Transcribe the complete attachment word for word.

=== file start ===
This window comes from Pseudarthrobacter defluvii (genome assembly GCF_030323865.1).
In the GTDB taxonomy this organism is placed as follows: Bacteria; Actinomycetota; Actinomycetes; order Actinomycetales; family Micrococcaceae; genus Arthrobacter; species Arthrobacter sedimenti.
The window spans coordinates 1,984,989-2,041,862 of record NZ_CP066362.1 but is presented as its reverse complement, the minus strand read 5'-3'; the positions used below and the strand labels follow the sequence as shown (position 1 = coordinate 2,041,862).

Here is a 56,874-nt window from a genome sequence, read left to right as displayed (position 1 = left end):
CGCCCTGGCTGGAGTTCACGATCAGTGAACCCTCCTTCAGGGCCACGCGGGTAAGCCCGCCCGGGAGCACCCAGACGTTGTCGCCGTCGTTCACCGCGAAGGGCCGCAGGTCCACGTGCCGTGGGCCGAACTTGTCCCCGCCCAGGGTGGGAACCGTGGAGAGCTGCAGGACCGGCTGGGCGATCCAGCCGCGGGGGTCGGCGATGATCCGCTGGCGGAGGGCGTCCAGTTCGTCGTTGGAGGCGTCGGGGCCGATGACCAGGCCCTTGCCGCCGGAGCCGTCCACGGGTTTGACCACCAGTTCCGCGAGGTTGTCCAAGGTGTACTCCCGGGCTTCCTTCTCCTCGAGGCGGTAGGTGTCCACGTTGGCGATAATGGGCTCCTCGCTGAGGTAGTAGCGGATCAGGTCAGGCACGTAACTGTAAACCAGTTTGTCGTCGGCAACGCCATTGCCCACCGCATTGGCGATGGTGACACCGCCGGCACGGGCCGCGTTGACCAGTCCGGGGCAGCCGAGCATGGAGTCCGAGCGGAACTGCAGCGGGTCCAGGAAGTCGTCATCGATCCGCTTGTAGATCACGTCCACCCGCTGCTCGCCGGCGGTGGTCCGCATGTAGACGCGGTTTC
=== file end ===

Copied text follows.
This window comes from Pseudarthrobacter defluvii (genome assembly GCF_030323865.1).
In the GTDB taxonomy this organism is placed as follows: Bacteria; Actinomycetota; Actinomycetes; order Actinomycetales; family Micrococcaceae; genus Arthrobacter; species Arthrobacter sedimenti.
The window spans coordinates 1,984,989-2,041,862 of record NZ_CP066362.1 but is presented as its reverse complement, the minus strand read 5'-3'; the positions used below and the strand labels follow the sequence as shown (position 1 = coordinate 2,041,862).

Here is a 56,874-nt window from a genome sequence, read left to right as displayed (position 1 = left end):
CGCCCTGGCTGGAGTTCACGATCAGTGAACCCTCCTTCAGGGCCACGCGGGTAAGCCCGCCCGGGAGCACCCAGACGTTGTCGCCGTCGTTCACCGCGAAGGGCCGCAGGTCCACGTGCCGTGGGCCGAACTTGTCCCCGCCCAGGGTGGGAACCGTGGAGAGCTGCAGGACCGGCTGGGCGATCCAGCCGCGGGGGTCGGCGATGATCCGCTGGCGGAGGGCGTCCAGTTCGTCGTTGGAGGCGTCGGGGCCGATGACCAGGCCCTTGCCGCCGGAGCCGTCCACGGGTTTGACCACCAGTTCCGCGAGGTTGTCCAAGGTGTACTCCCGGGCTTCCTTCTCCTCGAGGCGGTAGGTGTCCACGTTGGCGATAATGGGCTCCTCGCTGAGGTAGTAGCGGATCAGGTCAGGCACGTAACTGTAAACCAGTTTGTCGTCGGCAACGCCATTGCCCACCGCATTGGCGATGGTGACACCGCCGGCACGGGCCGCGTTGACCAGTCCGGGGCAGCCGAGCATGGAGTCCGAGCGGAACTGCAGCGGGTCCAGGAAGTCGTCATCGATCCGCTTGTAGATCACGTCCACCCGCTGCTCGCCGGCGGTGGTCCGCATGTAGACGCGGTTTC